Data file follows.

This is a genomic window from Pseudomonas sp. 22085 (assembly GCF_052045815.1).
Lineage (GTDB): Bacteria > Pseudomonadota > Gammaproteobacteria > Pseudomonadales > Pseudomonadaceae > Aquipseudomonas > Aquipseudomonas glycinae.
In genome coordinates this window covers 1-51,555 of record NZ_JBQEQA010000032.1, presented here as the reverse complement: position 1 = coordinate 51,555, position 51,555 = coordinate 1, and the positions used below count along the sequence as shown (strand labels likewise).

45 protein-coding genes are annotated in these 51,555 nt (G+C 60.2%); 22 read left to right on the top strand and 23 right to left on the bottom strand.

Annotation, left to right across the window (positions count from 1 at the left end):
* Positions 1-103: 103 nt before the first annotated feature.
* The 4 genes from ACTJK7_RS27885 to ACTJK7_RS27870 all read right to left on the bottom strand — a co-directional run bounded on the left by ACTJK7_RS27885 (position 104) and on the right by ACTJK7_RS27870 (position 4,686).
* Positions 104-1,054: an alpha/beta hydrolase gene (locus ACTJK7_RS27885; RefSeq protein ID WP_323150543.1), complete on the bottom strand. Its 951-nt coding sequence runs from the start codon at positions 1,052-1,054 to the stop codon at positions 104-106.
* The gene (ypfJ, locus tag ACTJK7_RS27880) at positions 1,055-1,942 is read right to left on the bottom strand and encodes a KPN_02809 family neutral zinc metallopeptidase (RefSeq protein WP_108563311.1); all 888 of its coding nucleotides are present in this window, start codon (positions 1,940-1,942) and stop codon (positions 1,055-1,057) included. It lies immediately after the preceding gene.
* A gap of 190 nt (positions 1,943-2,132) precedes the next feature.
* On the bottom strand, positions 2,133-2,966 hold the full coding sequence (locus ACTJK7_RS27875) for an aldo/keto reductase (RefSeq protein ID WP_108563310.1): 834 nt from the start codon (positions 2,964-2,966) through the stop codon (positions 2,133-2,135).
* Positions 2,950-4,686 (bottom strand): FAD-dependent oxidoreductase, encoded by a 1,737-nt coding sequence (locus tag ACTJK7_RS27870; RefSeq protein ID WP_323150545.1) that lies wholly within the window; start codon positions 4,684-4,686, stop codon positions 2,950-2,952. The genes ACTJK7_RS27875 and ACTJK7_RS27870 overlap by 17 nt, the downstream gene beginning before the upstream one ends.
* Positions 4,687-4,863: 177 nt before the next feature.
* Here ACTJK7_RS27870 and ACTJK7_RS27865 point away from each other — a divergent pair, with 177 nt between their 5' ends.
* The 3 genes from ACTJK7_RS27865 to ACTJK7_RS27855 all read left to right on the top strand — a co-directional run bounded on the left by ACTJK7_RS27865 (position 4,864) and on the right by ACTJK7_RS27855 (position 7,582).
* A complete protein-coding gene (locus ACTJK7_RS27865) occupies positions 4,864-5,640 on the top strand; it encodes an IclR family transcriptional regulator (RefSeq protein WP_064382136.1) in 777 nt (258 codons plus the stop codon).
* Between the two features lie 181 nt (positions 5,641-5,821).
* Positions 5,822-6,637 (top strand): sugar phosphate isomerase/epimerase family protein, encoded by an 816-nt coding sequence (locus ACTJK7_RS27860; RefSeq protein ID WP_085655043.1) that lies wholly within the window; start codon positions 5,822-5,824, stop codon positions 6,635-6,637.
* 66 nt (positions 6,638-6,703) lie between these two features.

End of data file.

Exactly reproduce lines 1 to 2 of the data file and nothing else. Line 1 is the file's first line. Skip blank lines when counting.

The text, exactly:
This is a genomic window from Pseudomonas sp. 22085 (assembly GCF_052045815.1).
Lineage (GTDB): Bacteria > Pseudomonadota > Gammaproteobacteria > Pseudomonadales > Pseudomonadaceae > Aquipseudomonas > Aquipseudomonas glycinae.